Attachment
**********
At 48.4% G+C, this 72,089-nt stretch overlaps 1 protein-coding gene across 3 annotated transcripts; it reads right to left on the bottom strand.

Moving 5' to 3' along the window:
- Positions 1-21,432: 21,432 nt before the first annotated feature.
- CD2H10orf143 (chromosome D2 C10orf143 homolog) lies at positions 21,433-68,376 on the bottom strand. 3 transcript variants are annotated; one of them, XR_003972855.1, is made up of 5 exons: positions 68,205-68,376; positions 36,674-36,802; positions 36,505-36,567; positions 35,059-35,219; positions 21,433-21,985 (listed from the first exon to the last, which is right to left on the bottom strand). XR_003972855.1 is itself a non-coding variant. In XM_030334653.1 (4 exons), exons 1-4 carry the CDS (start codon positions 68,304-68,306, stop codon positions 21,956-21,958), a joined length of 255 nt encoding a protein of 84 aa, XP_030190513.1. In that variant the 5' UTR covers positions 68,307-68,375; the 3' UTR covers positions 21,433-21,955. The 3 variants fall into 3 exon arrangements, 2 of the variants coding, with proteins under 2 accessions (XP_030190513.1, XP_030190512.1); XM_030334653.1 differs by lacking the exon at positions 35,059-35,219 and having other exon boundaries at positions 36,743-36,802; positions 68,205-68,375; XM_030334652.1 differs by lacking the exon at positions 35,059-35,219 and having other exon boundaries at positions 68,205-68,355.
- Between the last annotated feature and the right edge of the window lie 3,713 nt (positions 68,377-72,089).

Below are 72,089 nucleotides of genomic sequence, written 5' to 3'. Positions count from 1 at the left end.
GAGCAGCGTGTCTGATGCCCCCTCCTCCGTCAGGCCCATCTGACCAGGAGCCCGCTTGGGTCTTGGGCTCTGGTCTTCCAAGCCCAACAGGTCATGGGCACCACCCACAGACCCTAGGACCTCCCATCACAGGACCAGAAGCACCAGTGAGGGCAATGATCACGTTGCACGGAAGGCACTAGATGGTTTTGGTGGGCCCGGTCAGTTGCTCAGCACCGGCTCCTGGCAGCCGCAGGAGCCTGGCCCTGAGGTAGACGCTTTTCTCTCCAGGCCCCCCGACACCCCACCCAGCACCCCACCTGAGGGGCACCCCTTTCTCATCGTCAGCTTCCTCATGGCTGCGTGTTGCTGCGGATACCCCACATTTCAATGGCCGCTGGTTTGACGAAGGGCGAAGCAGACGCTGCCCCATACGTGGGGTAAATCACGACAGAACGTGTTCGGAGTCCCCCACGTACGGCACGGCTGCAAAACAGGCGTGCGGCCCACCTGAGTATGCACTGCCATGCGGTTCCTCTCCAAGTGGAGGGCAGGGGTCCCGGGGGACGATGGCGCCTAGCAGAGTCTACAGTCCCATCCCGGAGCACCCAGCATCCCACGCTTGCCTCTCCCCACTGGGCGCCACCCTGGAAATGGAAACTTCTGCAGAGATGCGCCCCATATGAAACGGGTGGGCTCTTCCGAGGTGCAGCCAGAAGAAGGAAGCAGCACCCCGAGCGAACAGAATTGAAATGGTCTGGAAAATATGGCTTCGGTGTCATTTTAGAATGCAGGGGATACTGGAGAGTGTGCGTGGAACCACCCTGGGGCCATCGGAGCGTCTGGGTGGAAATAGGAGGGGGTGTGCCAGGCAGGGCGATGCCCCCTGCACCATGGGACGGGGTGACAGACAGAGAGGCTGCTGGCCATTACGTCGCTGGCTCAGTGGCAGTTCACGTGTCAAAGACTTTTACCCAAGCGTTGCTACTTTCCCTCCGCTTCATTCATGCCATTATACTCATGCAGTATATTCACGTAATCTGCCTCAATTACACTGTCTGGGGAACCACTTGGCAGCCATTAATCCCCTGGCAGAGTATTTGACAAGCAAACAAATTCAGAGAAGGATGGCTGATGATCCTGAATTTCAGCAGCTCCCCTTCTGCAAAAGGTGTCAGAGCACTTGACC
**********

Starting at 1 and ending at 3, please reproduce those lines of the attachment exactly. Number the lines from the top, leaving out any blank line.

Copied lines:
At 48.4% G+C, this 72,089-nt stretch overlaps 1 protein-coding gene across 3 annotated transcripts; it reads right to left on the bottom strand.

Moving 5' to 3' along the window:
- Positions 1-21,432: 21,432 nt before the first annotated feature.